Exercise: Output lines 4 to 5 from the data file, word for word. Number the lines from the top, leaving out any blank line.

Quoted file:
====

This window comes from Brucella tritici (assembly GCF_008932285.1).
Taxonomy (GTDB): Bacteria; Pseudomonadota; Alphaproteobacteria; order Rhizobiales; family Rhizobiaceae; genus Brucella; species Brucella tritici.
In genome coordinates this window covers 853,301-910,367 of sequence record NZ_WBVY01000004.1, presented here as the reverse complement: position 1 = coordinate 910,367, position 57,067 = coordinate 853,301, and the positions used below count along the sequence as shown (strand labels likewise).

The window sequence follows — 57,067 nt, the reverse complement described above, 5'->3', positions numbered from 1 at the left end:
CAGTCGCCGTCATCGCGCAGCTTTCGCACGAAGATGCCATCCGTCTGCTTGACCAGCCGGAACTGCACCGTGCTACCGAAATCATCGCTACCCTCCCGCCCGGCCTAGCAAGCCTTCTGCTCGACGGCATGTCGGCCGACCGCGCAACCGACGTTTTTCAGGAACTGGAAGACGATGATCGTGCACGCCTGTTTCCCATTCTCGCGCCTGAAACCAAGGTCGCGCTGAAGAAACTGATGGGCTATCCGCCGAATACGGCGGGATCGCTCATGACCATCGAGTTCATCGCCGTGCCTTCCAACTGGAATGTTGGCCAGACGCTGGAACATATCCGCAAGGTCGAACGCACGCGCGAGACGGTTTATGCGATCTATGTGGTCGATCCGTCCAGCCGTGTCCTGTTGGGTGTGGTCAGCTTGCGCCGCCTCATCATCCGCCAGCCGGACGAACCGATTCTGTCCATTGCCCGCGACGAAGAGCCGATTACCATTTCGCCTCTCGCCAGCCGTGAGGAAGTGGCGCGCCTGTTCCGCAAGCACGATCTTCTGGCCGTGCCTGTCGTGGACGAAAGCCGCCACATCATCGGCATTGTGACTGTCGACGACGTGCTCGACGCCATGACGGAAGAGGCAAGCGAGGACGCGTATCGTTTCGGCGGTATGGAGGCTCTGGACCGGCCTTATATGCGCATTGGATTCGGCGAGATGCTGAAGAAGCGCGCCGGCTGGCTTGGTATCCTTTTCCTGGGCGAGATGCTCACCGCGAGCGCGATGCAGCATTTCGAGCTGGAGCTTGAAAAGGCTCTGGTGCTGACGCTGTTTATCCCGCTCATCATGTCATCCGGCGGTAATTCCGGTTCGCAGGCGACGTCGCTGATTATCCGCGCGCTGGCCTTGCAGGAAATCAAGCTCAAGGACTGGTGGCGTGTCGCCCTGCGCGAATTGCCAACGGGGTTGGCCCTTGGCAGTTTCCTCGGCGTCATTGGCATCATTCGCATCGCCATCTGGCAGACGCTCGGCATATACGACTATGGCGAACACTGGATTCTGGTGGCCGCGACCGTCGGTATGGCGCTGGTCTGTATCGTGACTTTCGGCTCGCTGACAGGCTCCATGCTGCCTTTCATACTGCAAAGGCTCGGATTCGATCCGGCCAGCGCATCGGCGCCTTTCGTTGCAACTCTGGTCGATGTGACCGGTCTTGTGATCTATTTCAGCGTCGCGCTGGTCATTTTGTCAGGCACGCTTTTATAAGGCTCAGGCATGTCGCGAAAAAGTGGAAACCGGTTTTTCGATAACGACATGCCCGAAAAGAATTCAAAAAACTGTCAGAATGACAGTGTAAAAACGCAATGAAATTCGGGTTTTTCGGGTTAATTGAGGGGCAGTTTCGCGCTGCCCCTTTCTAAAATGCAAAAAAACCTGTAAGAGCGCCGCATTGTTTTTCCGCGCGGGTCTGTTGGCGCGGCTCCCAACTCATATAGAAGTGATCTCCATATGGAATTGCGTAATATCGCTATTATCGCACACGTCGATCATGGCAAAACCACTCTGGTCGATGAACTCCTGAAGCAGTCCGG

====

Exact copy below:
The window sequence follows — 57,067 nt, the reverse complement described above, 5'->3', positions numbered from 1 at the left end:
CAGTCGCCGTCATCGCGCAGCTTTCGCACGAAGATGCCATCCGTCTGCTTGACCAGCCGGAACTGCACCGTGCTACCGAAATCATCGCTACCCTCCCGCCCGGCCTAGCAAGCCTTCTGCTCGACGGCATGTCGGCCGACCGCGCAACCGACGTTTTTCAGGAACTGGAAGACGATGATCGTGCACGCCTGTTTCCCATTCTCGCGCCTGAAACCAAGGTCGCGCTGAAGAAACTGATGGGCTATCCGCCGAATACGGCGGGATCGCTCATGACCATCGAGTTCATCGCCGTGCCTTCCAACTGGAATGTTGGCCAGACGCTGGAACATATCCGCAAGGTCGAACGCACGCGCGAGACGGTTTATGCGATCTATGTGGTCGATCCGTCCAGCCGTGTCCTGTTGGGTGTGGTCAGCTTGCGCCGCCTCATCATCCGCCAGCCGGACGAACCGATTCTGTCCATTGCCCGCGACGAAGAGCCGATTACCATTTCGCCTCTCGCCAGCCGTGAGGAAGTGGCGCGCCTGTTCCGCAAGCACGATCTTCTGGCCGTGCCTGTCGTGGACGAAAGCCGCCACATCATCGGCATTGTGACTGTCGACGACGTGCTCGACGCCATGACGGAAGAGGCAAGCGAGGACGCGTATCGTTTCGGCGGTATGGAGGCTCTGGACCGGCCTTATATGCGCATTGGATTCGGCGAGATGCTGAAGAAGCGCGCCGGCTGGCTTGGTATCCTTTTCCTGGGCGAGATGCTCACCGCGAGCGCGATGCAGCATTTCGAGCTGGAGCTTGAAAAGGCTCTGGTGCTGACGCTGTTTATCCCGCTCATCATGTCATCCGGCGGTAATTCCGGTTCGCAGGCGACGTCGCTGATTATCCGCGCGCTGGCCTTGCAGGAAATCAAGCTCAAGGACTGGTGGCGTGTCGCCCTGCGCGAATTGCCAACGGGGTTGGCCCTTGGCAGTTTCCTCGGCGTCATTGGCATCATTCGCATCGCCATCTGGCAGACGCTCGGCATATACGACTATGGCGAACACTGGATTCTGGTGGCCGCGACCGTCGGTATGGCGCTGGTCTGTATCGTGACTTTCGGCTCGCTGACAGGCTCCATGCTGCCTTTCATACTGCAAAGGCTCGGATTCGATCCGGCCAGCGCATCGGCGCCTTTCGTTGCAACTCTGGTCGATGTGACCGGTCTTGTGATCTATTTCAGCGTCGCGCTGGTCATTTTGTCAGGCACGCTTTTATAAGGCTCAGGCATGTCGCGAAAAAGTGGAAACCGGTTTTTCGATAACGACATGCCCGAAAAGAATTCAAAAAACTGTCAGAATGACAGTGTAAAAACGCAATGAAATTCGGGTTTTTCGGGTTAATTGAGGGGCAGTTTCGCGCTGCCCCTTTCTAAAATGCAAAAAAACCTGTAAGAGCGCCGCATTGTTTTTCCGCGCGGGTCTGTTGGCGCGGCTCCCAACTCATATAGAAGTGATCTCCATATGGAATTGCGTAATATCGCTATTATCGCACACGTCGATCATGGCAAAACCACTCTGGTCGATGAACTCCTGAAGCAGTCCGG